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I just meant photographic quality in this context…( the top observers at present are not active in taxa or geographies I’m particularly familiar with ).

It’s certainly visible in a few of the top observers that (rightly or wrongly) they are sort of gaming the system by making multiple observations of the same species in close proximity as you mentioned. But there is at least one high observer at present ( @reiner) who seems to have high quality photography, and doesn’t seem to be doing this. I have also seen @alexis_orion on the leaderboard previously, a user who has consistently high quality obs of mesofauna. ( hope you folks don’t mind me tagging you in! - I’m curious to know about how you optimise your workflows if you are open to sharing )

I do think the gamification aspect of having a leaderboard within iNat should promote quality over quantity though, as I’ve said. I have attempted the 1000 species in 1 sq km challenge for two years running in different locations - the great thing about this objective is that it forces you to step outside of taxa you are familiar with and to increase quality and detail in observations in order to attain it. I believe there is potential benefit both as a naturalist and a recorder to push yourself to attain a goal like this. But I accept that’s not for everyone and of course there are many other ways to develop your skills as a naturalist too :)

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I’d be curious to hear from “power observers” what their hardware is. One of my biggest limitations in observation speed is my mediocre phone. There is delay between each step of the process: unlocking phone, new observation, from photo, try to focus image, still focusing, try capture, select retry, repeat, select okay, review observation page, (sometimes manually trigger gps location), (sometimes attempt ID), complete observation. Processing delay or data lag all contribute to the length of each observation. I’d be curious if a nice phone clicks thru those steps quickly and would enable fast observations.

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rather than upload each photo/observation as you take it, just photograph everything using the normal phone camera, and then upload everything when you get home; this will dramatically cut the time taken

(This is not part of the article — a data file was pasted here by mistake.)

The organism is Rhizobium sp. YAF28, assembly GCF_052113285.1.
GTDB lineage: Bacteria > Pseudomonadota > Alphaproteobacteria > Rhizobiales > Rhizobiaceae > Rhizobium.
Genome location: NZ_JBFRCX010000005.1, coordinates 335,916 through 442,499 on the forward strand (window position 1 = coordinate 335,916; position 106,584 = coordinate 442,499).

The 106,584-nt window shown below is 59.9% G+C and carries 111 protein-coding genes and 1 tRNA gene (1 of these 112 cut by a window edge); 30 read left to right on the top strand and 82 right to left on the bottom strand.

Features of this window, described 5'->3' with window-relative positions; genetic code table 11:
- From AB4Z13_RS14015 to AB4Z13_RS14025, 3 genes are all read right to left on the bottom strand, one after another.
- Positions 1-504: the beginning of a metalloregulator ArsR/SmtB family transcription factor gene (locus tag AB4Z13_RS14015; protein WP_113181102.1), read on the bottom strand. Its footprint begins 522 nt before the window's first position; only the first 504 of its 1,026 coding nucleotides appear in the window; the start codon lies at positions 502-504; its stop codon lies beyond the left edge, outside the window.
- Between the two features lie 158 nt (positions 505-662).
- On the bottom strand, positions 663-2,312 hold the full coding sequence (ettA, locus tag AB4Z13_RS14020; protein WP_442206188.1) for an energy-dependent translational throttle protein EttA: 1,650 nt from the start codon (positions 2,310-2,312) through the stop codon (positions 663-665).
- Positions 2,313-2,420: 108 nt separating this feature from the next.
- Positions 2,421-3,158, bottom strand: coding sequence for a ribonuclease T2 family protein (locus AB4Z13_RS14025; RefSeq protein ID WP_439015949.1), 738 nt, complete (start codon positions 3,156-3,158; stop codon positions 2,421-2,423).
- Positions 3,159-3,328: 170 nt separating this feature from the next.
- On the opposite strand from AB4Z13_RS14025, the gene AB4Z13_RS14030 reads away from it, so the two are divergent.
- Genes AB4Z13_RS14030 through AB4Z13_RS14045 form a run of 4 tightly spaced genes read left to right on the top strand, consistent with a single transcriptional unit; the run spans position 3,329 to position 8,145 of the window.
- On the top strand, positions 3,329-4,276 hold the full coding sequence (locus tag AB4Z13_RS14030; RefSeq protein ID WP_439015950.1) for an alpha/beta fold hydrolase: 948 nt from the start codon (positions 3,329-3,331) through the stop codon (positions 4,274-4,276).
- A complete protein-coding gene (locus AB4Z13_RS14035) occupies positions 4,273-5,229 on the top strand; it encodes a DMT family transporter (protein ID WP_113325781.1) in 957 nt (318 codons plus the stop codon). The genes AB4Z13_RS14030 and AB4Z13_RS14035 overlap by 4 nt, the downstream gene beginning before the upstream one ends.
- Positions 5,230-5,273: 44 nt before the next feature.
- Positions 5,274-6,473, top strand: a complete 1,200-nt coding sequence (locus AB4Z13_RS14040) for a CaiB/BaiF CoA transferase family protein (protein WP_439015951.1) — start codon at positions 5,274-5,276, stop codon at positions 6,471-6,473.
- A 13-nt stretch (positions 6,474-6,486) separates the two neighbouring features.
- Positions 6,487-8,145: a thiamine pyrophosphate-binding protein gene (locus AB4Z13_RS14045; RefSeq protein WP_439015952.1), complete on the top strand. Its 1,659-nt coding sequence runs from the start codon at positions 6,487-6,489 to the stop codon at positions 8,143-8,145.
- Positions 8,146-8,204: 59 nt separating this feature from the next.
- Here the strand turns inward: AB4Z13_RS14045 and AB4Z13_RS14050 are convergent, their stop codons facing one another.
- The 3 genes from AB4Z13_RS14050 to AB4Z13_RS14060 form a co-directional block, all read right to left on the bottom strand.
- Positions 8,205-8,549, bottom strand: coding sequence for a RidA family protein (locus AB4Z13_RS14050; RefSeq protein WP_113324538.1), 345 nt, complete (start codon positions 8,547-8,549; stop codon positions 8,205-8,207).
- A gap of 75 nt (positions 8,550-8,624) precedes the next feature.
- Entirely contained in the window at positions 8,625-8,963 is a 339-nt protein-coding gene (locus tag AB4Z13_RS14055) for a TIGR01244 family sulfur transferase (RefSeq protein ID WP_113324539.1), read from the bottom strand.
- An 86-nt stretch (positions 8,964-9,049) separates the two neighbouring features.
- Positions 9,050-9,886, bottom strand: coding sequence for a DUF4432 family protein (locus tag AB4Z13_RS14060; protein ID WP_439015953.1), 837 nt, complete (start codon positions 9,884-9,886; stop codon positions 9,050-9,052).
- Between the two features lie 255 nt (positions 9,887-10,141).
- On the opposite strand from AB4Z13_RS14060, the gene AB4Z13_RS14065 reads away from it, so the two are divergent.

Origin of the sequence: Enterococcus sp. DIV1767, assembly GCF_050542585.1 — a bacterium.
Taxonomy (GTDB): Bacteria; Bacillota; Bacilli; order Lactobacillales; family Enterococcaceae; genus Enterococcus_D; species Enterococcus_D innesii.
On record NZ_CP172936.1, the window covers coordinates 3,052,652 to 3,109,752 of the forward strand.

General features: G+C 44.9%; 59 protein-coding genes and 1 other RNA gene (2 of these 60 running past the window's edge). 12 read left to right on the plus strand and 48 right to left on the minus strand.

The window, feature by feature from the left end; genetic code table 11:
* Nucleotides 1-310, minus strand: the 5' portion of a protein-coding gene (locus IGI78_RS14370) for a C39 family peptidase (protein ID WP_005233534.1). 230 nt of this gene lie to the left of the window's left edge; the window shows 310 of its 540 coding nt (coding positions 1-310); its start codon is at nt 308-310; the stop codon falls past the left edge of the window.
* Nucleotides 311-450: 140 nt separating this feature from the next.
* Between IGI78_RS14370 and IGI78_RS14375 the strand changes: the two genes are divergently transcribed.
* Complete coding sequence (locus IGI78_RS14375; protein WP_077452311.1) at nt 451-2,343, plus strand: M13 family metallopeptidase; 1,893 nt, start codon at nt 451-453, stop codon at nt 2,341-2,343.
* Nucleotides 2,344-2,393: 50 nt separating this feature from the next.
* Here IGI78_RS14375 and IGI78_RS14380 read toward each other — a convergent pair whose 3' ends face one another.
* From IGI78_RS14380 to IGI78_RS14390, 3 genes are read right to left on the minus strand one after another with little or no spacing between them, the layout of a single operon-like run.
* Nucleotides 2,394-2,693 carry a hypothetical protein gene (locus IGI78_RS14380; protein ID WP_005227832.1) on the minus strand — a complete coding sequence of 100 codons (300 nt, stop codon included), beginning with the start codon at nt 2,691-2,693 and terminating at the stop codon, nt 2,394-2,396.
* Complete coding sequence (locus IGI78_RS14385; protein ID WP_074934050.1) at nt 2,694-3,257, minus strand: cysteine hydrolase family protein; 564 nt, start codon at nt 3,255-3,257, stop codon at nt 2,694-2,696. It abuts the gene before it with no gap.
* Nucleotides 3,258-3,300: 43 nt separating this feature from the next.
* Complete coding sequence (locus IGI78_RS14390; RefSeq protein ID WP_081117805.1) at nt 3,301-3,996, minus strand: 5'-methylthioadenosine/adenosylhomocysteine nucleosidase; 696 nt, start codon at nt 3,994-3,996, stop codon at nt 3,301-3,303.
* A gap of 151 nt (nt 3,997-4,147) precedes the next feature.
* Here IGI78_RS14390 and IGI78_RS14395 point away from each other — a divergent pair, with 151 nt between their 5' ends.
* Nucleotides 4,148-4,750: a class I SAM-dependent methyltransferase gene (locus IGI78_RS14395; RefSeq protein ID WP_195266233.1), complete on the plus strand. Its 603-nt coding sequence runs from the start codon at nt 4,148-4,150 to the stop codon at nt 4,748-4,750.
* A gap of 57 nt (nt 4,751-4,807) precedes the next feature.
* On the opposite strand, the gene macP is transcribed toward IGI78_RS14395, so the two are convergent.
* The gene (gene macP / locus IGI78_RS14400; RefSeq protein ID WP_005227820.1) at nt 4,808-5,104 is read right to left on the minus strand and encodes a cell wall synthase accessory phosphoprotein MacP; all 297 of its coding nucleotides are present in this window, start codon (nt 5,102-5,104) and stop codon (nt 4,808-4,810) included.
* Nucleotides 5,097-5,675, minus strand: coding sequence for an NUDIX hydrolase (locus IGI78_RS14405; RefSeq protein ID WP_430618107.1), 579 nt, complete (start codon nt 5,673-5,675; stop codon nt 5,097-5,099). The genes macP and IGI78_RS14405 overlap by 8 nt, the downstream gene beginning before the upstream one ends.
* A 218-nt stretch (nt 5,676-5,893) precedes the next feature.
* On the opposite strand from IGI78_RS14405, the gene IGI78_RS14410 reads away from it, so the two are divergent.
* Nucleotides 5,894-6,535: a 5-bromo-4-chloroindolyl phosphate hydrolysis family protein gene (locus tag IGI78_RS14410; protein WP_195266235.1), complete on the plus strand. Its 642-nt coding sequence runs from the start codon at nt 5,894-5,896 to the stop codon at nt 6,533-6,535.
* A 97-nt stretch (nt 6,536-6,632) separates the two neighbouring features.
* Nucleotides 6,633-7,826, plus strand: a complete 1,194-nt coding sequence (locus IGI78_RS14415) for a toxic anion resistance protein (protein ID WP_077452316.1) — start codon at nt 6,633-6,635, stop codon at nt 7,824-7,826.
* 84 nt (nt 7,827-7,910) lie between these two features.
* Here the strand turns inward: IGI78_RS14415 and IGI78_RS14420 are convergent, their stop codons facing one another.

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The site is called “iNaturalist”, not “iRecord”. The primary focus is on the observer, not the data. What third-parties may learn from the data is only of secondary importance. Becoming a more efficient recorder won’t necessarily make you a better naturalist. The two aspects are orthogonal to each other. It makes no sense to claim that one might be “inferior” to the other, so I don’t understand why you are suggesting that.

There’s much more to iNaturalist than merely accumulating data. In the UK, I use a site called iRecord for that specific purpose. Its primary focus really is on the data, so I know that, in the long run, it will make much better use of my observations. I mainly use iNaturalist as a learning tool. In that role, it has certainly helped make me a better naturalist, and I hope that by sharing what I’ve learned, it has helped some other users do the same.

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I am by no means a power observer, but I have many of the same problems with my DSLR. Even when the camera is out, zoom, focus, exposure, etc. all create a delay in which time the organism can vanish. Getting the camera out of the bag just makes it all worse, something you would think I should have learned by now.

I don’t think photographic quality has much relevance at all. It is certainly nice if an observation includes some artistic and/or technically accomplished photos. But if you can’t reliably identify the subject from them, the observation will obviously lose a lot of value. As an identifier, I don’t much care if the photo is blurry, badly exposed or poorly framed, so long as i can see all the relevant characters.

In the context of scientific nature recording, the informational quality is what matters most. This is where the two aspects of recorder and naturalist intersect. If you don’t know how to identify things, or what can be identified, that will significantly reduce your chances of taking good quality photos (i.e. ones with high informational value).

Creating records in that kind of way is entirely valid, and can produce lots of perfectly good RG observations. My point was simply that it doesn’t necessarily require any kind of super-human effort or unusally efficient workflow to generate lots of observations. This may sometimes result in a somewhat lower signal to noise ratio (which is why I asked how you assessed quality), but that isn’t necessarily a problem in itself. Some people just enjoy the process of recording for its own sake, and don’t mind too much if their efforts don’t always produce RG observations.